Sir; I was particularly amused by the comment from a Sainsbury spokeswoman that it was “not surprised Tesco is copying our good idea as it has been a phenomenal score” (‘Tesco races after Sainsbury with sports scheme, The Grocer, August 27, p9).
In fact, before Sainsbury launched its Active Kids scheme, we ran an almost identical scheme called Sport Rewards for Schools for sports- and schoolwear retailer Rawcliffes Intersport in the north of England, in which schools throughout the region received sports equipment worth thousands of pounds. Key to the
success of these schemes - and one reason why Sport Rewards worked so well - was the value of the vouchers. These loyalty schemes are often criticised for requiring huge amounts of spend to equate to any real value, acting more as a PR stunt than a worthy cause, so Sport Rewards aimed to give a higher level of reward.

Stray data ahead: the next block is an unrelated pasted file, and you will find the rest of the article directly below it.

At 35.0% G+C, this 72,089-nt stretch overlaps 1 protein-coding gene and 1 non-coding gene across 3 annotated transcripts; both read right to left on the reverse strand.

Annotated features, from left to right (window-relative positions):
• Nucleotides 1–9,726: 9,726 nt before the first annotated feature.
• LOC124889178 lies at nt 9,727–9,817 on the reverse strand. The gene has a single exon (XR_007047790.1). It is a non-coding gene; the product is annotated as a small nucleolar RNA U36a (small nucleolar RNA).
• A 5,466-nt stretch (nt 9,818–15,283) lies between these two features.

Customers received one voucher for every £10 spent, with each voucher worth approximately 10p towards the value of sports goods for the school. In fact, many schools collected enough vouchers to pay for shirts for two or more football teams.
It would be interesting to see the spend that would be required in Sainsbury and Tesco to earn enough kit for a school football team or netball post.
Getting children more involved in sports is a laudable aim - I’m glad to see that more than one supermarket has jumped on the bandwagon!